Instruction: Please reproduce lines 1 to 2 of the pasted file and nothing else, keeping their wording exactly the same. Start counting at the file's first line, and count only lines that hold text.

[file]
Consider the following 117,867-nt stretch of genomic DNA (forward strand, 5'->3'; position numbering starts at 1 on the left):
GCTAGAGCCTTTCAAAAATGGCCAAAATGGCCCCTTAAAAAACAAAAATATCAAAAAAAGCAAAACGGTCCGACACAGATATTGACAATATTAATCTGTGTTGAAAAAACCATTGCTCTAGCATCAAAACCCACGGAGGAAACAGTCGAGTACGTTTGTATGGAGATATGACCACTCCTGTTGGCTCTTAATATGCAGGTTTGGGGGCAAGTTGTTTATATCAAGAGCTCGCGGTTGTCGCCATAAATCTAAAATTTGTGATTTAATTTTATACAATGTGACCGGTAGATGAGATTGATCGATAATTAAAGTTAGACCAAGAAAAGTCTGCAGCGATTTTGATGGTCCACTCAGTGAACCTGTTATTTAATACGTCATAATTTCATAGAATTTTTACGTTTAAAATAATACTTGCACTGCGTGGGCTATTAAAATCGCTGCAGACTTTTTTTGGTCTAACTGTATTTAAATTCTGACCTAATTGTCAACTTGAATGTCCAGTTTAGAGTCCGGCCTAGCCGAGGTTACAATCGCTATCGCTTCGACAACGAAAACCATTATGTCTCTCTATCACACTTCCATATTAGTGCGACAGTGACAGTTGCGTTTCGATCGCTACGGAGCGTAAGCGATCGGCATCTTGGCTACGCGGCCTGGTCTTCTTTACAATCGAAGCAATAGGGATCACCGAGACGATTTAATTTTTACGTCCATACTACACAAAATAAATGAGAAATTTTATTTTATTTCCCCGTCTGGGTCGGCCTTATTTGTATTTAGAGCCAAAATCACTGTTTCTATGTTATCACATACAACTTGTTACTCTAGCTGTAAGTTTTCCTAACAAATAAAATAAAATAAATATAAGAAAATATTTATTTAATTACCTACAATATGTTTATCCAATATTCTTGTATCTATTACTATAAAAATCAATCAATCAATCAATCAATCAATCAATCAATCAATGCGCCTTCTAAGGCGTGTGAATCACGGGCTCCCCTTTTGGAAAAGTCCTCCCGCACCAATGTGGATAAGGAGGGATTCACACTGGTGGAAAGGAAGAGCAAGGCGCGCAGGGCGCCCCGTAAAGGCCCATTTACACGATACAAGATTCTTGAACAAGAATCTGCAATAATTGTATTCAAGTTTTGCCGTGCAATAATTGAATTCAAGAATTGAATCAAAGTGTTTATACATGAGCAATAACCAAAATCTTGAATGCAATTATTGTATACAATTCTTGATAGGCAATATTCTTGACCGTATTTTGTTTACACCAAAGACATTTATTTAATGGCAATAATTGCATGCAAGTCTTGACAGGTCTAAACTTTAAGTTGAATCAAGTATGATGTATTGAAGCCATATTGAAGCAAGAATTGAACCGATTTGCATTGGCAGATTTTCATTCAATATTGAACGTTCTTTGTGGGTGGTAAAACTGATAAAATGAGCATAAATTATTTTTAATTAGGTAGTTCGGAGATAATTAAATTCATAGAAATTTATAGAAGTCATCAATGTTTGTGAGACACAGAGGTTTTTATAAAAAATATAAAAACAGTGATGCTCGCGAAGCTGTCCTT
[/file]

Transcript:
Consider the following 117,867-nt stretch of genomic DNA (forward strand, 5'->3'; position numbering starts at 1 on the left):
GCTAGAGCCTTTCAAAAATGGCCAAAATGGCCCCTTAAAAAACAAAAATATCAAAAAAAGCAAAACGGTCCGACACAGATATTGACAATATTAATCTGTGTTGAAAAAACCATTGCTCTAGCATCAAAACCCACGGAGGAAACAGTCGAGTACGTTTGTATGGAGATATGACCACTCCTGTTGGCTCTTAATATGCAGGTTTGGGGGCAAGTTGTTTATATCAAGAGCTCGCGGTTGTCGCCATAAATCTAAAATTTGTGATTTAATTTTATACAATGTGACCGGTAGATGAGATTGATCGATAATTAAAGTTAGACCAAGAAAAGTCTGCAGCGATTTTGATGGTCCACTCAGTGAACCTGTTATTTAATACGTCATAATTTCATAGAATTTTTACGTTTAAAATAATACTTGCACTGCGTGGGCTATTAAAATCGCTGCAGACTTTTTTTGGTCTAACTGTATTTAAATTCTGACCTAATTGTCAACTTGAATGTCCAGTTTAGAGTCCGGCCTAGCCGAGGTTACAATCGCTATCGCTTCGACAACGAAAACCATTATGTCTCTCTATCACACTTCCATATTAGTGCGACAGTGACAGTTGCGTTTCGATCGCTACGGAGCGTAAGCGATCGGCATCTTGGCTACGCGGCCTGGTCTTCTTTACAATCGAAGCAATAGGGATCACCGAGACGATTTAATTTTTACGTCCATACTACACAAAATAAATGAGAAATTTTATTTTATTTCCCCGTCTGGGTCGGCCTTATTTGTATTTAGAGCCAAAATCACTGTTTCTATGTTATCACATACAACTTGTTACTCTAGCTGTAAGTTTTCCTAACAAATAAAATAAAATAAATATAAGAAAATATTTATTTAATTACCTACAATATGTTTATCCAATATTCTTGTATCTATTACTATAAAAATCAATCAATCAATCAATCAATCAATCAATCAATCAATGCGCCTTCTAAGGCGTGTGAATCACGGGCTCCCCTTTTGGAAAAGTCCTCCCGCACCAATGTGGATAAGGAGGGATTCACACTGGTGGAAAGGAAGAGCAAGGCGCGCAGGGCGCCCCGTAAAGGCCCATTTACACGATACAAGATTCTTGAACAAGAATCTGCAATAATTGTATTCAAGTTTTGCCGTGCAATAATTGAATTCAAGAATTGAATCAAAGTGTTTATACATGAGCAATAACCAAAATCTTGAATGCAATTATTGTATACAATTCTTGATAGGCAATATTCTTGACCGTATTTTGTTTACACCAAAGACATTTATTTAATGGCAATAATTGCATGCAAGTCTTGACAGGTCTAAACTTTAAGTTGAATCAAGTATGATGTATTGAAGCCATATTGAAGCAAGAATTGAACCGATTTGCATTGGCAGATTTTCATTCAATATTGAACGTTCTTTGTGGGTGGTAAAACTGATAAAATGAGCATAAATTATTTTTAATTAGGTAGTTCGGAGATAATTAAATTCATAGAAATTTATAGAAGTCATCAATGTTTGTGAGACACAGAGGTTTTTATAAAAAATATAAAAACAGTGATGCTCGCGAAGCTGTCCTT